Lene Østermark-Johansen (University of Copenhagen)
Responding: Alexandra Gerstein (Courtauld Institute of Art)When: Monday 28 November 2016, 7:30pm Where: Keynes Library, Birkbeck School of Arts, 46 Gordon Square, London WC1H 0PD
Abstract: This talk explores some of the many links between sculpture, writing and dance in fin-de-siècle Paris through a study of Arthur Symons’s involvement with the works of Auguste Rodin and avant-garde dance as represented by Loïe Fuller and Isadora Duncan. As spatial arts, engaging in and exploring three-dimensional space, sculpture and dance impinge on the physical space of the spectator. Although one art is solid and static, the other evanescent and ephemeral, the approximations between the two arts were many at the turn of the century. The Paris Exposition Universelle of 1900 became the epicentre for the display of the moving body, whether as modern machine with sophisticated stage effects or as erotic bodies captured in drawing, photography, and sculpture.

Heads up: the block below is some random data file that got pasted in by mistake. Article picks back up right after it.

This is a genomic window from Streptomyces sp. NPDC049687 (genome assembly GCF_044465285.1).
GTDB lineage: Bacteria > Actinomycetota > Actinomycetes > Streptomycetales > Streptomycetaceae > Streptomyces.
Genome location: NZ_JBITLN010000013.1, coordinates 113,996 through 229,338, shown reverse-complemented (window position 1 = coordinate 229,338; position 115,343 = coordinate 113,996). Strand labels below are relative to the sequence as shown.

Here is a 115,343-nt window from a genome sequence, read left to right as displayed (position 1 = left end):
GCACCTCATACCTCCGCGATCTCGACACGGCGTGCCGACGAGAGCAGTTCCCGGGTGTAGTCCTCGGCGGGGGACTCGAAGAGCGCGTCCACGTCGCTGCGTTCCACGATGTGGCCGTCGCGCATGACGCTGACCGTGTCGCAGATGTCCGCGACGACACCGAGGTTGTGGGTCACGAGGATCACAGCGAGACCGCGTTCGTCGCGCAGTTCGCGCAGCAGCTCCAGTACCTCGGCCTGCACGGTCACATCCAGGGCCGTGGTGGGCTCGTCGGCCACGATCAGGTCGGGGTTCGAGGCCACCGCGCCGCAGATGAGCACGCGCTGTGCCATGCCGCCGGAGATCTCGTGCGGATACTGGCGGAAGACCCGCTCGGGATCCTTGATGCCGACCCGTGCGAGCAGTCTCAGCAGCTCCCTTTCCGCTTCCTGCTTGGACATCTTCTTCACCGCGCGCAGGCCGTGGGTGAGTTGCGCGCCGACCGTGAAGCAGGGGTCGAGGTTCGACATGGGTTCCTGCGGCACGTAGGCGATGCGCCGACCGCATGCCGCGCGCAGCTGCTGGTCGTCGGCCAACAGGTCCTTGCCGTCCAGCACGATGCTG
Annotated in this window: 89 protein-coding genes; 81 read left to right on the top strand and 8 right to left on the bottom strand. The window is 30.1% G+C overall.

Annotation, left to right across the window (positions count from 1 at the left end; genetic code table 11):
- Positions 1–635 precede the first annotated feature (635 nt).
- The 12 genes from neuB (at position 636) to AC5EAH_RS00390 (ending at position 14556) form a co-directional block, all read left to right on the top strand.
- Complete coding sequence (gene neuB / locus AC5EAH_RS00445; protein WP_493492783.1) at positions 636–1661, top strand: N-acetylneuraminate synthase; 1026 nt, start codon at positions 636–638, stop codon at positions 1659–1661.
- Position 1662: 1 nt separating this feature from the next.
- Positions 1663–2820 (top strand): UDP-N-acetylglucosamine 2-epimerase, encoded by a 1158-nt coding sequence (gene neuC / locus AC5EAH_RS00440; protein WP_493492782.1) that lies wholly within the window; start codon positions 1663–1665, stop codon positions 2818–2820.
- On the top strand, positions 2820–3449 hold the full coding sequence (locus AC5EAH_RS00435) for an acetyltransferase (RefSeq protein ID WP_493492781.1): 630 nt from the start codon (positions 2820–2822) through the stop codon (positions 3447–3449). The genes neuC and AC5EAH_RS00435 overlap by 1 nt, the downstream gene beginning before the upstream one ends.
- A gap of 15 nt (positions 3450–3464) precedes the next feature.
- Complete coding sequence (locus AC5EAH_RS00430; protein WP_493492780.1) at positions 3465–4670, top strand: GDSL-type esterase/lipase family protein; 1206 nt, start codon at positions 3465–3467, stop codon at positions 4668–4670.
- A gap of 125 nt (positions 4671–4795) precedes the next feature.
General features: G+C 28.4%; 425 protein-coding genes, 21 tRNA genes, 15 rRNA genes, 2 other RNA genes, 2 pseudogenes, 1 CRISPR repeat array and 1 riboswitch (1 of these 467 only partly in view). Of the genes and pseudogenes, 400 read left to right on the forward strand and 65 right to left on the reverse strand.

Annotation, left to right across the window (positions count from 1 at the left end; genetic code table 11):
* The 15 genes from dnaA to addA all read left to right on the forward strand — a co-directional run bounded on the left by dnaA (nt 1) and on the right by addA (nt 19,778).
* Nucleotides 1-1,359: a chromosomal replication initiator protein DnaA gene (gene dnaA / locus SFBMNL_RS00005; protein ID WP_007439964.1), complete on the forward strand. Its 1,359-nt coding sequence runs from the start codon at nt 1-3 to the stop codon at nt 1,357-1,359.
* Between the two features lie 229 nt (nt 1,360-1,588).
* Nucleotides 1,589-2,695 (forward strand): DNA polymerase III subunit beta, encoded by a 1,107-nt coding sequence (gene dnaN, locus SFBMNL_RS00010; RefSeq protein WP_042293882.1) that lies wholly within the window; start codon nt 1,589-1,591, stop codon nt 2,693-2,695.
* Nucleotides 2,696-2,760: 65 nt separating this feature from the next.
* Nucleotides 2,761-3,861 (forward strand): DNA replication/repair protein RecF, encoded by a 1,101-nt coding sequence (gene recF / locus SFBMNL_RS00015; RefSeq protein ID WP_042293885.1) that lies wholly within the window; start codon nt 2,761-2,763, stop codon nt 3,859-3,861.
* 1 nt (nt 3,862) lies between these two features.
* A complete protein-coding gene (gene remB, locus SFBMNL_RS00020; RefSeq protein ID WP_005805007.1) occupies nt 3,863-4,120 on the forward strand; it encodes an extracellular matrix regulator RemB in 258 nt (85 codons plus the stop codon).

Speaker: Lene Østermark-Johansen is Reader of English literature and art at the University of Copenhagen. She has published widely on a range of the figures of aestheticism: A. C. Swinburne, Oscar Wilde, Frederic Leighton, Vernon Lee, and most significantly, Walter Pater. She is the author of Sweetness and Strength: The Reception of Michelangelo in Late Victorian England (1998) and more recently of Walter Pater and the Language of Sculpture (2011). She has edited volumes on Romanticism and the Victorian reception of the Italian Renaissance, and in 2014 she published the first annotated edition ever of Walter Pater’s Imaginary Portraits. She is currently at work on a monograph about Pater and portraiture in Late Victorian England.
Respondent: Alexandra Gerstein (Courtauld Institute of Art) is curator of ‘Rodin and Dance: The Essence of Movement’ at the Courtauld Gallery. More information about the exhibition is available on the Courtauld Gallery website.